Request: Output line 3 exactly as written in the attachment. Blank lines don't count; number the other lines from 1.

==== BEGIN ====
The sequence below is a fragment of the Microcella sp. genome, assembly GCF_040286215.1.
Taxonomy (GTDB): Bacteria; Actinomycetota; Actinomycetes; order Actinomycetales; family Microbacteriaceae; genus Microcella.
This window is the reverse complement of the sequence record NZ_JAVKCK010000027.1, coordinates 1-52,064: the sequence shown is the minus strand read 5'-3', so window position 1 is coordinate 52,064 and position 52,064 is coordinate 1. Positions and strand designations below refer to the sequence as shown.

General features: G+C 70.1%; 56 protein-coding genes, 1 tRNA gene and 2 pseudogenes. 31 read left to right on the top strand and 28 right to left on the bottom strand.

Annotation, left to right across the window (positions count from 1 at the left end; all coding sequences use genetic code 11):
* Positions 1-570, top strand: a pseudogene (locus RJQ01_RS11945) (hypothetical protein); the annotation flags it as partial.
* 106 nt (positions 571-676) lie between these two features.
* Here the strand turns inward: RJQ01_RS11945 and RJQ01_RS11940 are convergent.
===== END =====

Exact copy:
This window is the reverse complement of the sequence record NZ_JAVKCK010000027.1, coordinates 1-52,064: the sequence shown is the minus strand read 5'-3', so window position 1 is coordinate 52,064 and position 52,064 is coordinate 1. Positions and strand designations below refer to the sequence as shown.